What makes this one "so today," is the sexual meanderings of a man in high places—in this case, Grover Cleveland. It was brought to light that he had fathered a child out of wedlock, and this sweet refrain from Blaine's supporters ensued: "Ma, Ma, where's My Pa?"


Campaign poster attacking Cleveland's morals


Cleveland immediately owned up to it, and revealed that he had been paying child support to the mother. In being so forthright, he managed to defuse the issue. (Hear that John Edwards?).


For their part, Cleveland's supporters dredged up old allegations that Blaine had corruptly influenced legislation in favor of the railroads. Which resulted in his own political cartoon and refrain: "Blaine, Blaine, James G. Blaine, the continental liar from the state of Maine…"


An anti-Blaine cartoon presents him as the "tattooed man," with many indelible scandals.


What we found far more compelling regarding Cleveland though, was not his scandal, nor how he dealt with it. Rather, some other factors regarding his election and a subsequent event to come.


For starters, he was a bachelor. In our times of "family values," can anyone imagine a bachelor being elected President of the United States? (Cleveland's sister acted as official hostess for the first couple of years during his administration.)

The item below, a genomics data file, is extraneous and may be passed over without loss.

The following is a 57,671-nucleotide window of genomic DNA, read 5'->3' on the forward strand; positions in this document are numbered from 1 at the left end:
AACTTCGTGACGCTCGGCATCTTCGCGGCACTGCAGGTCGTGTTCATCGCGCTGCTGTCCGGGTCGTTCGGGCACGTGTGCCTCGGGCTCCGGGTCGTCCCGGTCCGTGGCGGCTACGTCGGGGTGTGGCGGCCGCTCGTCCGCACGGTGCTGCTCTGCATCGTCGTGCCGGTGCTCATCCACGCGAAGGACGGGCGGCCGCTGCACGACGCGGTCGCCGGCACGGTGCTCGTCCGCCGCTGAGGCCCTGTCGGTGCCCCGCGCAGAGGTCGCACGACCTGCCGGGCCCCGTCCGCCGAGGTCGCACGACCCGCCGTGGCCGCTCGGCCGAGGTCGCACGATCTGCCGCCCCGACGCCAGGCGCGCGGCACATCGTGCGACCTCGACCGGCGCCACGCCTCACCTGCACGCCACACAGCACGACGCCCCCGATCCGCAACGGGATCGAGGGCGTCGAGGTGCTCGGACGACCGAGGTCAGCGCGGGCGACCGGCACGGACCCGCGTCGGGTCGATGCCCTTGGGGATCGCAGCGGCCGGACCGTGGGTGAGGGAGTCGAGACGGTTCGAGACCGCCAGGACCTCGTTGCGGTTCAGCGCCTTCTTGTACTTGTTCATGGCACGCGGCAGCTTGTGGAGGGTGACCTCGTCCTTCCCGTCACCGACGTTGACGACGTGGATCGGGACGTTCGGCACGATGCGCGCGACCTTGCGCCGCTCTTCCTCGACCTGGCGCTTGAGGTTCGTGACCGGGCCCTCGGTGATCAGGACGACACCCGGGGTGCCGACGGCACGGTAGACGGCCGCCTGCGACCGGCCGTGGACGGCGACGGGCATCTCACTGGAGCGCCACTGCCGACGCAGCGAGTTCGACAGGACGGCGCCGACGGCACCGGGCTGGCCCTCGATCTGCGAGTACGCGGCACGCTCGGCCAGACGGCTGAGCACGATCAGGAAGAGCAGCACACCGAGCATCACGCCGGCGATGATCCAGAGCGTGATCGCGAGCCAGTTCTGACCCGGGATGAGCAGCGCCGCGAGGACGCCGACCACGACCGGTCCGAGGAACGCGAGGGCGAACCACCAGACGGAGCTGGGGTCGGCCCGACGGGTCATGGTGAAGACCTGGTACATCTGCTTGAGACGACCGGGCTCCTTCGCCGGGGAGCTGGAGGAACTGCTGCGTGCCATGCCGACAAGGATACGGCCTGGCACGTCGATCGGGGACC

While in office—literally in the White House— he married a twenty one year old named Frances Folsom. At that age, she remains the youngest first lady in our history.


He was 49 at the time! Can you imagine a 49 year old president with a 21 year old wife in 2012?


"This marriage was unusual because Cleveland was the executor of his friend Oscar Folsom's estate, and had supervised Frances' upbringing after her father's death. But the public did not take exception to the match." (from Allan Nevins' 1932 Pulitzer Prize winning biography of Grover Cleveland). Shades of Woody Allen? Today's tabloids would have a field day with this.


In our supposed age of enlightenment and tolerance, and regardless of one's political affiliations, it is inconceivable that any of this would be acceptable today. The word "ugly" would be taken to a whole other level, given our 24/7 news cycle and YouTube environment.


Election day on Tuesday November 6, 2012, will no doubt have followed an ugly campaign. Much mud will have been slung by that time. But that will be nothing new. What would be new, is to have a future man or woman with an "unorthodox" personal life, running for the presidency. The obsession over Obama's birthplace or religious affiliation, would seem like child's play in comparison.







Quote of the Month


Be always at war with your vices, at peace with your neighbors,
and let each new year find you a better man


                                                   ~Benjamin Franklin